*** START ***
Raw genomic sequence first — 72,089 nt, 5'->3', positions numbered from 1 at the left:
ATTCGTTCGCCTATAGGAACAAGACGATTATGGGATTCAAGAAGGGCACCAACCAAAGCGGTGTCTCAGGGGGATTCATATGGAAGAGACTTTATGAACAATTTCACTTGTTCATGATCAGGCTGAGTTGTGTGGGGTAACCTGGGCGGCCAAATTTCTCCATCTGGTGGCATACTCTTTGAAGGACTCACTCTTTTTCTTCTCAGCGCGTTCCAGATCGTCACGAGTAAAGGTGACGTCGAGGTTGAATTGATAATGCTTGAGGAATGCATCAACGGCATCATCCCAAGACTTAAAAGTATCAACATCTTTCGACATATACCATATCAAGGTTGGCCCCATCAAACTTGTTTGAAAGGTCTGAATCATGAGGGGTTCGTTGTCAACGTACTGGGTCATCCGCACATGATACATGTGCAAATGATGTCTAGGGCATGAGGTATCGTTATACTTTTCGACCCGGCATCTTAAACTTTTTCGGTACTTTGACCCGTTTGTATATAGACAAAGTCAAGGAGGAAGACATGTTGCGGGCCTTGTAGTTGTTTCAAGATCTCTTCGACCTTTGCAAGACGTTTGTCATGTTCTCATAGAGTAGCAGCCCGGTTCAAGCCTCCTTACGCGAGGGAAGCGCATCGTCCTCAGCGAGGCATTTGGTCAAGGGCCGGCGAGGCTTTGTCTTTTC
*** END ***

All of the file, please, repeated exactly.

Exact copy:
Raw genomic sequence first — 72,089 nt, 5'->3', positions numbered from 1 at the left:
ATTCGTTCGCCTATAGGAACAAGACGATTATGGGATTCAAGAAGGGCACCAACCAAAGCGGTGTCTCAGGGGGATTCATATGGAAGAGACTTTATGAACAATTTCACTTGTTCATGATCAGGCTGAGTTGTGTGGGGTAACCTGGGCGGCCAAATTTCTCCATCTGGTGGCATACTCTTTGAAGGACTCACTCTTTTTCTTCTCAGCGCGTTCCAGATCGTCACGAGTAAAGGTGACGTCGAGGTTGAATTGATAATGCTTGAGGAATGCATCAACGGCATCATCCCAAGACTTAAAAGTATCAACATCTTTCGACATATACCATATCAAGGTTGGCCCCATCAAACTTGTTTGAAAGGTCTGAATCATGAGGGGTTCGTTGTCAACGTACTGGGTCATCCGCACATGATACATGTGCAAATGATGTCTAGGGCATGAGGTATCGTTATACTTTTCGACCCGGCATCTTAAACTTTTTCGGTACTTTGACCCGTTTGTATATAGACAAAGTCAAGGAGGAAGACATGTTGCGGGCCTTGTAGTTGTTTCAAGATCTCTTCGACCTTTGCAAGACGTTTGTCATGTTCTCATAGAGTAGCAGCCCGGTTCAAGCCTCCTTACGCGAGGGAAGCGCATCGTCCTCAGCGAGGCATTTGGTCAAGGGCCGGCGAGGCTTTGTCTTTTC